Privacy is not a one-time, check the box activity
New research from ISACA reveals critical skills gaps and insufficient training. The survey report also explores past and future trends in privacy, offering insights into privacy workforce and skills, the use of privacy by design, and the organizational structure and composition of privacy teams.
Privacy by design
Survey findings—gathered in Q3 2020 from 1,873 professionals who work in data privacy or have knowledge of their organizations’ data privacy functions—show some positive trends for those enterprises who report they always use privacy by design.
Seventy-seven percent of those respondents believe that their boards of directors prioritize privacy (compared with 52 percent of all respondents). They are also less likely to view privacy programs as driven solely by compliance (22 percent vs. 34 percent total) and more likely to be driven by a combination of compliance and ethics (62 percent vs. 52 percent total). In addition, they are more likely to report that their enterprise privacy strategy aligns with organizational objectives (90 percent vs. 69 percent total).
However, though enterprises consistently using privacy by design are nearly two-and-a-half times more likely to be completely confident in the ability of their privacy team to ensure data privacy and achieve compliance with new privacy laws and regulations (24 percent vs. 10 percent total), there was not a meaningful difference in the number of privacy breaches experiences in the last 12 months—approximately 10 percent of both groups reported breaches.
“Privacy is not a one-time, check the box activity,” says Matt Stamper, CISO and Executive Advisor, EVOTEK.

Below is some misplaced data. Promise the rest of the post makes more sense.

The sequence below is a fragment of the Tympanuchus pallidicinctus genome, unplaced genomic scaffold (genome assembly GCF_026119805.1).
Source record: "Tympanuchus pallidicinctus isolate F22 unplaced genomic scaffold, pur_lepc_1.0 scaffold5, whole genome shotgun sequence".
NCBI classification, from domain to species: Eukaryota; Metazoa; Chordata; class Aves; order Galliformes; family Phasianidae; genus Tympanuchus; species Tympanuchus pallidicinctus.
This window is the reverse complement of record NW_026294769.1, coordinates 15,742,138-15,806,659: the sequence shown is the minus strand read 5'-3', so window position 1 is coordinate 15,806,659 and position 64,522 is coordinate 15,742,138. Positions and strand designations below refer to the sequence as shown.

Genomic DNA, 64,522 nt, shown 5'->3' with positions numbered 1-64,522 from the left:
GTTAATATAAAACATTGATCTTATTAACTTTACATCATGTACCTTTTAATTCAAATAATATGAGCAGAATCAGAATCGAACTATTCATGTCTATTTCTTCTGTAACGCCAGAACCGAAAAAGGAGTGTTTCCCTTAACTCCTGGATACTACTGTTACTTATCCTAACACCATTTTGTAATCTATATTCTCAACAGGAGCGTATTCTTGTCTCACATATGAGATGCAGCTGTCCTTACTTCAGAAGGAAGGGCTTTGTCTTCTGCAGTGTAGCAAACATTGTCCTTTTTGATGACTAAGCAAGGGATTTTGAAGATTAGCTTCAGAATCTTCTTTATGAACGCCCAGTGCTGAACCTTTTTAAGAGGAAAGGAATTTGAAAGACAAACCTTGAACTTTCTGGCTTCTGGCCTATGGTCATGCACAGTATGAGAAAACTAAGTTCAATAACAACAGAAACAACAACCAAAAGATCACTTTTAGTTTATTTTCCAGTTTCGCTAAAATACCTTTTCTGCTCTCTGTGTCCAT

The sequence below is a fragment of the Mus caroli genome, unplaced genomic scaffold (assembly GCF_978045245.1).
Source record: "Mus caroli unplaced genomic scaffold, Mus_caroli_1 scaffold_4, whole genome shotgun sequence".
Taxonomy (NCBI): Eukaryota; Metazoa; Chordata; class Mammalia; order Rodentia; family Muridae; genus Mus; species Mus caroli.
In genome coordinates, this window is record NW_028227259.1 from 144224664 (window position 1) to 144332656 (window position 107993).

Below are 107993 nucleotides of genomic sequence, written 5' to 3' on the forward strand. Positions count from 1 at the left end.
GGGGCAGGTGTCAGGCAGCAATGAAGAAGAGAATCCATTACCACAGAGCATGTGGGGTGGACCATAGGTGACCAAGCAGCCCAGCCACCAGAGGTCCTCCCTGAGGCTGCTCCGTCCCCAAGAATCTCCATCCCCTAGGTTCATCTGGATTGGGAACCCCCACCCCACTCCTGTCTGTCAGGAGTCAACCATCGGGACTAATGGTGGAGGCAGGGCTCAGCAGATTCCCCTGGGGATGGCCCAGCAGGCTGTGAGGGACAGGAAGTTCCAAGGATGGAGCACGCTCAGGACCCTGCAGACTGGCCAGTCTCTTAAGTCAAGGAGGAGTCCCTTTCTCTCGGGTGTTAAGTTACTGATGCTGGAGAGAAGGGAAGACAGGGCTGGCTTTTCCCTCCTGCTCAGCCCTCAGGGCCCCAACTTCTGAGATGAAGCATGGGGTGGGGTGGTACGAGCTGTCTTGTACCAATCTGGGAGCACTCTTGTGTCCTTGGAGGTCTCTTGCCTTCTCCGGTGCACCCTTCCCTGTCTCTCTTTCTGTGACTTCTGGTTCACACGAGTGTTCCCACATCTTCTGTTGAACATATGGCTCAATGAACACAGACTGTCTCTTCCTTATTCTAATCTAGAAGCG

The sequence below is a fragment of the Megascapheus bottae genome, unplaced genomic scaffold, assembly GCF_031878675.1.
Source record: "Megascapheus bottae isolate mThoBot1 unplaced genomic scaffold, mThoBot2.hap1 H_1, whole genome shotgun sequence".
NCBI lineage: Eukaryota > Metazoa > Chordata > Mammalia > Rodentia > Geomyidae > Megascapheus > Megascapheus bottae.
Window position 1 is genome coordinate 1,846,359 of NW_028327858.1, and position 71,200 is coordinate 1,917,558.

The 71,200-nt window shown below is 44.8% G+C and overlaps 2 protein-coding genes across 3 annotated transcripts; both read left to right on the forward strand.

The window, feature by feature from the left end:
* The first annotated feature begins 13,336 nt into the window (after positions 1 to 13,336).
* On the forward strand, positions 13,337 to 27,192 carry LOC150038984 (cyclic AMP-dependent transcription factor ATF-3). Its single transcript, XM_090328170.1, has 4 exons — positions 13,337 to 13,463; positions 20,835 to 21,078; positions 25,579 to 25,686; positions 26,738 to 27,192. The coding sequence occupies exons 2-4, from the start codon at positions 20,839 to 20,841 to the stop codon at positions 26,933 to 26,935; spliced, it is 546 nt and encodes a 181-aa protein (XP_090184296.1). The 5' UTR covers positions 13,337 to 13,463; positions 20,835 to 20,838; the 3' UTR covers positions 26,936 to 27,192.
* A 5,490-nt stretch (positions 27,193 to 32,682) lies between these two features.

“The findings around data breaches illustrate that while privacy by design can bring great value to enterprises, it does not make them any less susceptible to privacy breaches, and privacy practitioners need to keep up their guard.”
In addition to breaches, respondents identified other areas as common privacy failures, including:
- Lack of training or poor training (64 percent)
- Failure to perform a risk analysis (53 percent)
- Bad or nonexistent detection of personal information (50 percent)
Survey respondents noted that the most helpful methods in overcoming these obstacles are using a privacy principles framework, experience-based credentials and privacy training. Additionally, they report using privacy controls including encryption (77 percent), identity and access management (76 percent), and data security (71 percent).
In privacy workforce trends, respondents indicated that they foresee more of an increased demand for technical privacy roles compared to legal/compliance roles (70 percent increase vs. 59 percent increase).
However, they see more challenges in staffing technical privacy teams compared to legal/compliance teams; technical privacy roles were more likely to be considered understaffed (46 percent compared to 33 percent).
Nevertheless, hiring managers have been finding ways to fill these roles by training other employees—47 percent noted that they have been training non-privacy staff who are interested in moving into privacy roles. 92 percent of respondents indicated that they have privacy staff who started their career in IT or security and moved into privacy and compliance.
“It is clear that organizations will continue needing a strong privacy workforce in the years ahead to leverage data responsibly and ensure regulatory compliance,” says Nader Qaimari, Chief Product Officer, ISACA.
“As non-privacy professionals increasingly get opportunities to train for this career path and gain technical skills, it not only eases the privacy skills gap but enriches this workforce.”